Hong Kong Cinema: A Cross-cultural View (Google eBook)

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Scarecrow Press, Jan 1, 2004 - Performing Arts - 377 pages
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Focusing on the impact of individual personalities, Kar (a programmer for the Hong Kong Film Archive) and Bren (a scholar of Chinese modern history and drama) introduce readers to Hong Kong's contribution to world cinema across the 20th century. In particular they explore the period from the beginning of cinema itself in the 1890s to roughly the 19
  

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Contents

Beyond the Peep Show Movies Come to China
3
Ben Brodskys China
29
The Pioneers
47
From America with Love Making This Colony the Hollywood of China
67
The Esther Eng Story
91
North Meets South
107
Interflows between Hong Kong Shanghai and Guangzhou
109
Wartime Mobilization
129
The Majors Groom the New Breed
259
Wild Wicked and Sexy
267
East versus West
279
The Modern Age
281
Finale
289
Early Film Exhibition in Hong Kong and China
297
Some Early Hong Kong Film Venues
305
An Incomplete List of Early Film Production in Hong Kong and Mainland China 18961908
307

Postwar and Postliberation Transitions
143
Into the Turbulent Sixties
161
Border Crossings
181
Local versus Foreign The Mainland and Overseas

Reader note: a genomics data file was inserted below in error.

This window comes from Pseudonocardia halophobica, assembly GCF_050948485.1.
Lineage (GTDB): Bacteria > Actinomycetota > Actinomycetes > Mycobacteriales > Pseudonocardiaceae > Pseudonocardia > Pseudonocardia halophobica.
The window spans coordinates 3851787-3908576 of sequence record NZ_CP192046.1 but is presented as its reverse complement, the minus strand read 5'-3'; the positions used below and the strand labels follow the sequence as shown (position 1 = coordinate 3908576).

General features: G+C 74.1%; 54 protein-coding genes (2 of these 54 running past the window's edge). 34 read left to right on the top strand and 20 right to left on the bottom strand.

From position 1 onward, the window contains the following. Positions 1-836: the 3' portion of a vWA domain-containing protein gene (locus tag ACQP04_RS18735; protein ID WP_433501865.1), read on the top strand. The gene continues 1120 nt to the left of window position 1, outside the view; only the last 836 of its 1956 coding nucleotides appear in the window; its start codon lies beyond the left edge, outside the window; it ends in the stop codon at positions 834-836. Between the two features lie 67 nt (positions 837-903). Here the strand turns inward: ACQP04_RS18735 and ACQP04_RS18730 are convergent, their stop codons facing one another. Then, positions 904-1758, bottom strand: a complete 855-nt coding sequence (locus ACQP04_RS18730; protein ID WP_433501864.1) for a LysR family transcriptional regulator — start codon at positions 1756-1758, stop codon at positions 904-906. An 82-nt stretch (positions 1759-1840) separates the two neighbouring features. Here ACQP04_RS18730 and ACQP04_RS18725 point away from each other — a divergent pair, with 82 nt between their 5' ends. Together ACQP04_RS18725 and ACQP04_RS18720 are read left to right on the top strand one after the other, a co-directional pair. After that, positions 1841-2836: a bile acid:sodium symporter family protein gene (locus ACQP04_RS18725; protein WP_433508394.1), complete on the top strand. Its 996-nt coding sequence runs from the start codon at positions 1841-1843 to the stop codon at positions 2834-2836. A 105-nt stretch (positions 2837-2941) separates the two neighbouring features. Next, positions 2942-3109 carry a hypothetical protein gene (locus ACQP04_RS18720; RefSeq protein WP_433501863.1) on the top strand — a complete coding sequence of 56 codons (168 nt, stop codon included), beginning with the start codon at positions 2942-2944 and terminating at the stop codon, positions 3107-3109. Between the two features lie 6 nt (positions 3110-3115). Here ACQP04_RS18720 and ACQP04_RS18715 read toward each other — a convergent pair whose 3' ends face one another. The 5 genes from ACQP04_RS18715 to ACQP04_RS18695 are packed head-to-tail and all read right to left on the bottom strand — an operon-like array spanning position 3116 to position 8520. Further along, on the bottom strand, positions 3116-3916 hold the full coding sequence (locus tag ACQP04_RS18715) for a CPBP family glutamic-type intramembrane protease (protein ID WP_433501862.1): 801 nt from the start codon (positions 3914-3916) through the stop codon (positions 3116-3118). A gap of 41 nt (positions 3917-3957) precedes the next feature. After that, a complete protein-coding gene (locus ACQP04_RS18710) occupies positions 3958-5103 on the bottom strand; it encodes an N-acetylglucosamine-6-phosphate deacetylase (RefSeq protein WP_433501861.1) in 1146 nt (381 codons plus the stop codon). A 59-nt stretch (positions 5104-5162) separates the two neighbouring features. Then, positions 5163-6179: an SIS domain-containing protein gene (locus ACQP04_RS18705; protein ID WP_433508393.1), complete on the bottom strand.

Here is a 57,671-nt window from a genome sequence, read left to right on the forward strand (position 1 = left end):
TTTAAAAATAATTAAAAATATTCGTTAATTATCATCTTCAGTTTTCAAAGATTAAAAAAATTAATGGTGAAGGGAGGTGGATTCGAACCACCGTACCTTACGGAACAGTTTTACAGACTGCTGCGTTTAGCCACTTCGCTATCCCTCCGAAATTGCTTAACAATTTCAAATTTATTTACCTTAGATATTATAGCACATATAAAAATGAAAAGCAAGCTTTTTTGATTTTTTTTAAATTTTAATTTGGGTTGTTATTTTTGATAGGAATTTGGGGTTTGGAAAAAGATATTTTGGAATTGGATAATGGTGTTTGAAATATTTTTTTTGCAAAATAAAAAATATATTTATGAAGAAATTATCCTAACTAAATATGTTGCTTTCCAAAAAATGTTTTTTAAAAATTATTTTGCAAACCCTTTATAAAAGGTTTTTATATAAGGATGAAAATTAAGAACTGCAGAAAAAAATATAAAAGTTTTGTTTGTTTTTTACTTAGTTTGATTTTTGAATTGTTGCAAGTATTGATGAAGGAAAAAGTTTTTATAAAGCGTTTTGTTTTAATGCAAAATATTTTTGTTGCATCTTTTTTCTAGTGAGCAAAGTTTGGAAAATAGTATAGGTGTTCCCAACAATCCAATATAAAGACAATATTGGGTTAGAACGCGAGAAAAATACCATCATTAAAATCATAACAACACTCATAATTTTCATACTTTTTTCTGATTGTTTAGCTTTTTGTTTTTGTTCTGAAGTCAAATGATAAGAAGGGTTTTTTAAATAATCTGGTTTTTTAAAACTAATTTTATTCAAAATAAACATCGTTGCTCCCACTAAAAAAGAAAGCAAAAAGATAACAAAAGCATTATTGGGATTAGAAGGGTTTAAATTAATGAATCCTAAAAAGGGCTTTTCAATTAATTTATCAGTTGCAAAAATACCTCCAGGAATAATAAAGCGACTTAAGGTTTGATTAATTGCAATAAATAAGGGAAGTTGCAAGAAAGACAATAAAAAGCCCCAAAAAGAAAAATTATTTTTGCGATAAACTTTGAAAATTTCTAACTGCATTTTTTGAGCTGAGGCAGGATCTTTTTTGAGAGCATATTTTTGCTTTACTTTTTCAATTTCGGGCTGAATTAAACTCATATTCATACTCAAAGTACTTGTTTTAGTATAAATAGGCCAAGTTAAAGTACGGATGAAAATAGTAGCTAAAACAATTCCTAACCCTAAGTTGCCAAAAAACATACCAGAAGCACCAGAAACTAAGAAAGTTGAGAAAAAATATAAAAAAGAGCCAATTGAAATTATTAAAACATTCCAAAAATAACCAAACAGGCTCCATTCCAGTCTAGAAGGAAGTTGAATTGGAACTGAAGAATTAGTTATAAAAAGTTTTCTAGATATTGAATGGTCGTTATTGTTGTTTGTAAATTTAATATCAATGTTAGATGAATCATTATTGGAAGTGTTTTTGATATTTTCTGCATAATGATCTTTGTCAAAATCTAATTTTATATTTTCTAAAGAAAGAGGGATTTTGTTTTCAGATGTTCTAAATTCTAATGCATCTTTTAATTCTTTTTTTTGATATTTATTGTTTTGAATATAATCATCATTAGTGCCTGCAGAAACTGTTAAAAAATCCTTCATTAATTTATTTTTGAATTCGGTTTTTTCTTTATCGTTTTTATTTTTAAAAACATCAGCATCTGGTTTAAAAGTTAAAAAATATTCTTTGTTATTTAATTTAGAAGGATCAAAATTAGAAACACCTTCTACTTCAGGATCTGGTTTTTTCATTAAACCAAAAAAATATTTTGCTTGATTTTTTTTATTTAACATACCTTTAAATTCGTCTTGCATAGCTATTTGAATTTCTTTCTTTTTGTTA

183
Expansion in NanyangShaw Brothers versus Cathay
191
Early Links with Asia Pacific
201
Further Foreign Collaborations
219
Female Images
229
SongstressProstitute
231
Good WifeHeroic Mother
239
Sweet Birds of Youth
249
Full Text of the Account of an Early Film Show in Qi Garden Published in Youxi Bao on September 5 1897
313
Benjamin Brodsky Filmography
315
Hong Kong Release Years of CaliforniaBased Grandviews Feature Film Productions of 19411949
317
Film Production in Hong Kong 19571970
319
Notes on Terms and Names
321
Selected Bibliography
325
Film Index
337
General Index
347
Personal Names Index
363
Copyright

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Page 4 - So conflicting are the sources of information on the origin of Chinese manufacture of motion pictures that it is difficult to take any one source as authoritative.
Page 11 - [It is clear that] during its infancy the Chinese cinema was largely in the hands of foreign profiteers or Chinese compradors, who viewed it as a means of making...

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About the author (2004)

\Law Kar is a programmer for the Hong Kong Film Archive. He has been a film critic, editor, and writer for stage, film, and television. Frank Bren is the author of a history of Polish cinema as well as various studies of Chinese modern history and drama for several international publications.

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